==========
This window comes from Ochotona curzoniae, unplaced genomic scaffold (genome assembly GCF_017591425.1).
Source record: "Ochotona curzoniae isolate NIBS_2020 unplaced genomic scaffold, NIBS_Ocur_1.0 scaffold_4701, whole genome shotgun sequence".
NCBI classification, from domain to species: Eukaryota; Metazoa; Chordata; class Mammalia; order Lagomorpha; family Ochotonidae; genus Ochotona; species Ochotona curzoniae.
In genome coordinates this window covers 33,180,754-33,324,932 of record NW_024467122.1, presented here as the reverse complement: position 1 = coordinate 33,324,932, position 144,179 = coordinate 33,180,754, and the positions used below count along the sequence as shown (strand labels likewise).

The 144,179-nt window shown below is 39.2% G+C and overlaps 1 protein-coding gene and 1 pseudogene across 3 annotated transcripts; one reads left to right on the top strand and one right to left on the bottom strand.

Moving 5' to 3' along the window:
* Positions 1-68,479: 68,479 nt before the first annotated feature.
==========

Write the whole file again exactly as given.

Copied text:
This window comes from Ochotona curzoniae, unplaced genomic scaffold (genome assembly GCF_017591425.1).
Source record: "Ochotona curzoniae isolate NIBS_2020 unplaced genomic scaffold, NIBS_Ocur_1.0 scaffold_4701, whole genome shotgun sequence".
NCBI classification, from domain to species: Eukaryota; Metazoa; Chordata; class Mammalia; order Lagomorpha; family Ochotonidae; genus Ochotona; species Ochotona curzoniae.
In genome coordinates this window covers 33,180,754-33,324,932 of record NW_024467122.1, presented here as the reverse complement: position 1 = coordinate 33,324,932, position 144,179 = coordinate 33,180,754, and the positions used below count along the sequence as shown (strand labels likewise).

The 144,179-nt window shown below is 39.2% G+C and overlaps 1 protein-coding gene and 1 pseudogene across 3 annotated transcripts; one reads left to right on the top strand and one right to left on the bottom strand.

Moving 5' to 3' along the window:
* Positions 1-68,479: 68,479 nt before the first annotated feature.